Well, the so-called Fight of The Year, the historic showdown that matched together the two finest pure boxers in the world today, was, we must say, one pretty big disappointment. At least it was to those fans who were expecting a great, two-way fight it was a letdown.
But for those fans who can fully appreciate a master-class, an absolute display of dominance from one boxer over another, then last night’s Vasyl Lomachenko-Guillermo Rigondeaux fight delivered just fine. What can we say about the simply incredible southpaw from Ukraine! Four times in a row now the seemingly flawless fighting machine has made his opponent quit; remain on their stool.
To have done it to the previously unbeaten Rigondeaux, a smaller man yes, but one who was talking a great fight, makes us ask all manner of questions about the 10-1 super-featherweight champion of the world: can anyone beat him (that over-the-weight loss to Orlando Salido seems a million light years ago now), can anyone take Lomachenko the distance – can anyone give him a competitive fight?
Lomachenko will in all likelihood move up to 135 pounds very soon, most likely next, but don’t go thinking that even the best of the best at lightweight will be in with a shot at defeating “Hi-Tech.” Fights against the likes of Mikey Garcia and maybe one or two others would be interesting, but from what we have seen, Lomachenko would be a firm favourite to win. Bob Arum has called Lomachenko the best fighter he has seen since the young Muhammad Ali, and for once this is not merely hype.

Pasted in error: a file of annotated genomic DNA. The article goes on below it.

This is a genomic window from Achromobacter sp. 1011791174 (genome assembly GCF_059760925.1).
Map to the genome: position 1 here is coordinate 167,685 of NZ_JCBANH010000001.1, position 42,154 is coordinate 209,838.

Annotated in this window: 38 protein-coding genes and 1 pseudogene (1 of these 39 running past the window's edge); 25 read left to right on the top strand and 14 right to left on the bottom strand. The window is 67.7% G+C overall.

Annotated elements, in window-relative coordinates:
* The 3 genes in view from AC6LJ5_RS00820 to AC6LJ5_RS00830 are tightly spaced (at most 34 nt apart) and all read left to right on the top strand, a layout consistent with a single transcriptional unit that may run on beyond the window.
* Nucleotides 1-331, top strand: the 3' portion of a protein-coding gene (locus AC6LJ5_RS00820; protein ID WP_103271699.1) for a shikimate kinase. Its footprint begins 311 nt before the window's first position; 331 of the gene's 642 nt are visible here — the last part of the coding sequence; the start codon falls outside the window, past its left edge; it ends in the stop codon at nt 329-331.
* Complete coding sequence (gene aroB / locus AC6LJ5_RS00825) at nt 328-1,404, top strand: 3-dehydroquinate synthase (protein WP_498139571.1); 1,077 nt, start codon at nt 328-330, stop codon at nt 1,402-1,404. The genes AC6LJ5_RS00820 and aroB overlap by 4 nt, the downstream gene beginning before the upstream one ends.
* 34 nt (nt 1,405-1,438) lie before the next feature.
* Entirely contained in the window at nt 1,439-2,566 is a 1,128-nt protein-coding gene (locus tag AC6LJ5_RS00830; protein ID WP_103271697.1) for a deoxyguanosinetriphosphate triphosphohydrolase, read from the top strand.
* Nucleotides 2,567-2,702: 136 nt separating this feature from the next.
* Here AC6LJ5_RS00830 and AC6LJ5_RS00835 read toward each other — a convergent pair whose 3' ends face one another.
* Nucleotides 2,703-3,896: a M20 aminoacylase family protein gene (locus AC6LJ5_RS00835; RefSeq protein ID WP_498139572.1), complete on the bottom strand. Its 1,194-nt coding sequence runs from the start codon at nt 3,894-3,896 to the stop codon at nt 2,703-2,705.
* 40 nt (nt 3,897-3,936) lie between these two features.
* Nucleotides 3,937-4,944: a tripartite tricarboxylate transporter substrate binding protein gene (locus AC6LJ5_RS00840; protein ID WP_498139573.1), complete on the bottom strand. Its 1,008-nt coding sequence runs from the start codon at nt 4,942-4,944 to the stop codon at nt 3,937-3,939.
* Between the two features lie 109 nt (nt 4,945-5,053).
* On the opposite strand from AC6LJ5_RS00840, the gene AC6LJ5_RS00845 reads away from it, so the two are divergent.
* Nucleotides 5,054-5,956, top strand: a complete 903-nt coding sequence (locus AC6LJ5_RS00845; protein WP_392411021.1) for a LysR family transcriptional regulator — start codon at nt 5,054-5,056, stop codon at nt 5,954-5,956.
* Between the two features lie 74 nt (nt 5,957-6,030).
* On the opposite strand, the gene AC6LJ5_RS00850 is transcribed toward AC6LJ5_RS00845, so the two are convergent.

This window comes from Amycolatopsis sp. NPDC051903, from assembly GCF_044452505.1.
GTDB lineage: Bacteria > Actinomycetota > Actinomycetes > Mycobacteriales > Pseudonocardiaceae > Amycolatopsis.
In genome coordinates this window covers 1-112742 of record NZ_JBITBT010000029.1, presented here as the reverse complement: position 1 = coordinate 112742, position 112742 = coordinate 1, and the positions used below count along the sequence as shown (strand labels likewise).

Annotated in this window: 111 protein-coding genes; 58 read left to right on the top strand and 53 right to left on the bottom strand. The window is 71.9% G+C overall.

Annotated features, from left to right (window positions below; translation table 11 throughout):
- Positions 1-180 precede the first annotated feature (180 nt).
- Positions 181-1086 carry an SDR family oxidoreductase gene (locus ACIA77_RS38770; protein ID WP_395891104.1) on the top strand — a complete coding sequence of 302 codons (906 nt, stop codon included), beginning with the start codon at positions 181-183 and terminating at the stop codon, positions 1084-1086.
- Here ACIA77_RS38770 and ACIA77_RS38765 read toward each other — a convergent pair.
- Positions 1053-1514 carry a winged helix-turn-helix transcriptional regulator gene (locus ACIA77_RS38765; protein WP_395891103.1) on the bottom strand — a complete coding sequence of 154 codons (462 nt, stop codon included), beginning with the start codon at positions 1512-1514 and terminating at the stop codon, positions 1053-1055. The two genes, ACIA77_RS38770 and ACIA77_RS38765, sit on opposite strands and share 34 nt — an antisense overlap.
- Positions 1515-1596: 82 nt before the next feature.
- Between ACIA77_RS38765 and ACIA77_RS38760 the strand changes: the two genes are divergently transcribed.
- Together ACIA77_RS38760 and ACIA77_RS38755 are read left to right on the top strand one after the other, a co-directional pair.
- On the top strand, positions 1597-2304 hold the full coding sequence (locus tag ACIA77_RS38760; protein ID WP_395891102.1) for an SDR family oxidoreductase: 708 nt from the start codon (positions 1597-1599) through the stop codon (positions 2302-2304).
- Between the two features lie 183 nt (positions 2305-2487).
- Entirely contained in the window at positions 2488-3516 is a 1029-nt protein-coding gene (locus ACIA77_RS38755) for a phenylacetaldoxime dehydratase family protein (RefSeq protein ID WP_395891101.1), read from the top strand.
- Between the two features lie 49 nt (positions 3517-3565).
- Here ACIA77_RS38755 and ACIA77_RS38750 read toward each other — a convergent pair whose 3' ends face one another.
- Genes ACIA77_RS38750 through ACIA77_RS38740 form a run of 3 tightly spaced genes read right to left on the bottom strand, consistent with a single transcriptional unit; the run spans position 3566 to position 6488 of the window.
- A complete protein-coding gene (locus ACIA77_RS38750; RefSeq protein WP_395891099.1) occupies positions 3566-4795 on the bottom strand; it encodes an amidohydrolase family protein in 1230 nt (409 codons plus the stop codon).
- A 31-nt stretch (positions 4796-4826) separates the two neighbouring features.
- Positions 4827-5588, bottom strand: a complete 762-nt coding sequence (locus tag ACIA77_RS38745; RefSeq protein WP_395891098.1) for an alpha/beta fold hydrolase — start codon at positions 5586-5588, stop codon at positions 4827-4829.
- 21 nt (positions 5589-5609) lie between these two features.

Just how great Lomachenko can become is a scary thought; with less than a dozen pro bouts to his name, the 29 year old has won without appearing to move through even half of his gears. Is Lomachenko the pound-for-pound best right now, has he earned that distinction? It would take a brave fan to say no.
As for Rigondeaux, he has vowed to carry on once his hand injury heals (“when did he hurt it, in the dressing room?” Arum asked cynically) but it promises to be a tough road back. If Rigondeaux couldn’t get himself a big fight for years until last night, his chances of getting another seem pretty slim. And though he will likely claim the sheer size difference did him in last night (Rigondeaux said before the bout how he did not want to hear any excuses about the size difference between he and Lomachenko; let’s see if he now backtracks on this) nobody likes a quitter.
Boxing is a harsh sport, and Rigondeaux will now become an even tougher fighter to sell. As for Lomachenko, he has a new nickname: NoMasChenko. Which other fighters may pull a Roberto Duran (in the second Sugar Ray Leonard fight of course) and say no more when facing Lomachenko?